Bill Gates reveals how he and his ex-wife Melinda came together for a blockbuster $20 billion giveaway that makes them the biggest donors in the world

In a lengthy interview, the philanthropist expanded on the state of the couple’s partnership and how it will now increase their foundation’s annual spending by 50% to $9 billion a year.

Jhe Covid-19 pandemic, according to Bill Gates, remains “worse than people think”. Ditto the war in Ukraine, not to mention the economic downturn and “the political context where the willingness to think globally and do complex things, at least, seems to be at a pretty low point.” Gates says all this a day before he is set to announce, in juxtaposition, one of the largest donations in the history of philanthropy – $20 billion, which he is transferring this month to the eponymous foundation that he currently co-manages with his ex-wife, Melinda French Gates.

The donation brings the Gates’ irrevocable lifetime gifts to $55 billion, making them now the greatest philanthropists of all time. They are ahead of their friend Warren Buffett, who gave $48 billion, most of it to the Gates Foundation.

The real impact of this donation is enormous: it means that the Gates Foundation, the largest in the world, will now increase its spending by 50%, to $9 billion per year by 2026; that’s more than the aid spending of all but about five countries, according to Gates’ calculations. “It’s going to supercharge or accelerate, charge, turbocharge basically all the work that we do,” the Microsoft co-founder said in an exclusive interview yesterday.

There is significance here beyond the additional $3 billion each year dedicated to gender equity, the eradication of disease, and child mortality, among other causes expressly pursued by the Gates Foundation. It’s an eleven-figure statement about the need for the super-rich to deploy their philanthropy more aggressively, rather than letting it pile up for generations of administrators to dribble around for centuries under their name. “It’s like they’re trying to maximize how long their foundation will exist,” Gates explains, “as opposed to, are there high-impact things they can do now?”


Soaring spending reinforces the “give while you live” principle embodied by Chuck Feeney, the 91-year-old Duty Free founder who, during the distribution of more than $8 billion, pulled out of the Forbes 400 list for something close to bankruptcy. . Rather than wait for him to die, Gates now says he fully intends to remove himself from Forbes’ billionaires list while he is still alive. (With this most recent donation, he slips down to No. 5 in the world, with a net worth of around $102 billion outside of the foundation.) just, say, two more giveaways of this magnitude. I would step off the top end of the list,” Gates says. “To completely exit the list is going to take me a while, but my direction is clear.”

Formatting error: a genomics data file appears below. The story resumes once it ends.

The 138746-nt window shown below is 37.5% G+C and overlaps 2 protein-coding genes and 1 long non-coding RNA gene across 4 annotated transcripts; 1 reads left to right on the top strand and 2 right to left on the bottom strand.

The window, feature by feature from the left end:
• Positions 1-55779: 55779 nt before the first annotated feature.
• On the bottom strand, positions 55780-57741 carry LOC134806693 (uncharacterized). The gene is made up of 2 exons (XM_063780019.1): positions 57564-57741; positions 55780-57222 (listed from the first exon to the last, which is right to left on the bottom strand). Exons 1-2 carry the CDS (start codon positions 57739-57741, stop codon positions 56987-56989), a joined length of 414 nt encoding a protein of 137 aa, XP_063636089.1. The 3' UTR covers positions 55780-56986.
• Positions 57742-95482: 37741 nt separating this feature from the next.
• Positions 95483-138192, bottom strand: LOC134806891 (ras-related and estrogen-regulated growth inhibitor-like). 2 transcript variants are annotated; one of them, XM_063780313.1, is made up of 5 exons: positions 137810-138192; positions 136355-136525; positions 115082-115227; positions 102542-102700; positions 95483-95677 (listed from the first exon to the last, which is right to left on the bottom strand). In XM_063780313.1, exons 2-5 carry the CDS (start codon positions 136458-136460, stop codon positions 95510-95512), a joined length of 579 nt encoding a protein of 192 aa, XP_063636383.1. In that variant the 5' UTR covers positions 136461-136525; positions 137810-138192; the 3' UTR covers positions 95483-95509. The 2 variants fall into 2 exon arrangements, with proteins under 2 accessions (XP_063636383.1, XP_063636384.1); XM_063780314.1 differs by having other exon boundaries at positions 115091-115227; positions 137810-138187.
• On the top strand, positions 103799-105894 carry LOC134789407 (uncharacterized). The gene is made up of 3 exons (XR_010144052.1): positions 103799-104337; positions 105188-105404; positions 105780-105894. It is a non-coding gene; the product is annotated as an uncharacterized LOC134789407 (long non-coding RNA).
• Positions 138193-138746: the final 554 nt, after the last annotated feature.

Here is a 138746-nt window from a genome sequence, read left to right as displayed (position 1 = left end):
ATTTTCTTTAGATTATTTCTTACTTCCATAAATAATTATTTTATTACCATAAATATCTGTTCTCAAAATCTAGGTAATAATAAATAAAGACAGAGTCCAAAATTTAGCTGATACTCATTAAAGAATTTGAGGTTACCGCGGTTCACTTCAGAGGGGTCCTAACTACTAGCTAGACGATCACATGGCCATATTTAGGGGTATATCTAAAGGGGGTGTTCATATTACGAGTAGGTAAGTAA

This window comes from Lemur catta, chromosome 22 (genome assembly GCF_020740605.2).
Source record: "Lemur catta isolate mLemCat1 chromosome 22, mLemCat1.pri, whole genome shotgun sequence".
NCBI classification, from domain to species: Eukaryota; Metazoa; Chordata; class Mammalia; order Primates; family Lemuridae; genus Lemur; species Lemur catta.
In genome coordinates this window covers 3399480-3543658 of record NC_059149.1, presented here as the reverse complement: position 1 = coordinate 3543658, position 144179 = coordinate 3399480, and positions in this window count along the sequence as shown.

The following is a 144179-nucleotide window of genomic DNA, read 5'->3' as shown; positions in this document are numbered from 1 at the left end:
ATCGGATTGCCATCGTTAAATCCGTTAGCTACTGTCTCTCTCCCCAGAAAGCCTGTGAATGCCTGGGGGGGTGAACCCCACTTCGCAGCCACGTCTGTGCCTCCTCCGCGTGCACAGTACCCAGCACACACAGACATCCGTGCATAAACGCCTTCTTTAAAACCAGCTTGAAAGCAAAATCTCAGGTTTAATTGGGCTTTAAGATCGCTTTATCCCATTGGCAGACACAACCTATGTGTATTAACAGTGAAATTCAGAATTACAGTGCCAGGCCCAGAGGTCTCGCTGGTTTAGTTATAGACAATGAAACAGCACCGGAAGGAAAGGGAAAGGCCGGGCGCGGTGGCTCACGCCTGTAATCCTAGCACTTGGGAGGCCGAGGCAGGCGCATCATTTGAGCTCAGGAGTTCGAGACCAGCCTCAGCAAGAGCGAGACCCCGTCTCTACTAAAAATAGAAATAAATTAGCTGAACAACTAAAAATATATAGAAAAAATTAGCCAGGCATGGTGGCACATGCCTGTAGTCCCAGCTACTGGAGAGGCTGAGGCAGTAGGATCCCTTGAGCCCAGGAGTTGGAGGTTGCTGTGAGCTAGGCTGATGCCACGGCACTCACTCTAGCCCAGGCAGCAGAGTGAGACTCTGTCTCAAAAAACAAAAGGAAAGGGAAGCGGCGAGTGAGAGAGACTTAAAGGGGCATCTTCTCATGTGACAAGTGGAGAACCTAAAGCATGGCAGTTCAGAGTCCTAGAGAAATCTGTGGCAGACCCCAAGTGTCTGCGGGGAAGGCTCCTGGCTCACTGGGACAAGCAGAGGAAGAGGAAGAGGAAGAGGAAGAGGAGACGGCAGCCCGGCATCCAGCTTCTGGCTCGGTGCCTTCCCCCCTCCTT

This $20 billion transfer might also be the most telling snapshot of the current situation between Gates and his ex-wife. The stakes go far beyond, say, the split between Jeff Bezos and MacKenzie Scott – a clean financial break that has seen Scott become arguably the most influential philanthropist of this decade. Because the Gates co-manage the world’s largest foundation, a driving force behind the Global Fund, Gavi, the Vaccine Alliance and the continued fight against polio, malaria and other diseases, the state of their Disunity is a matter of international importance, especially as the pair sit in the middle of a two-year window to decide their collaborative future. If either refuses to maintain the status quo, then Bill Gates will fund his separate philanthropic activities.

According to Bill Gates, however, so far so good. “I think all the evidence I see indicates that we will be able to run the foundation together forever.” He says he first consulted with foundation CEO Mark Suzman about the $20 billion transfer three months ago, ultimately bringing in Buffett and the foundation board. The economic jolts of this period did nothing to dissuade him from following this path, partly with the encouragement of Melinda French Gates.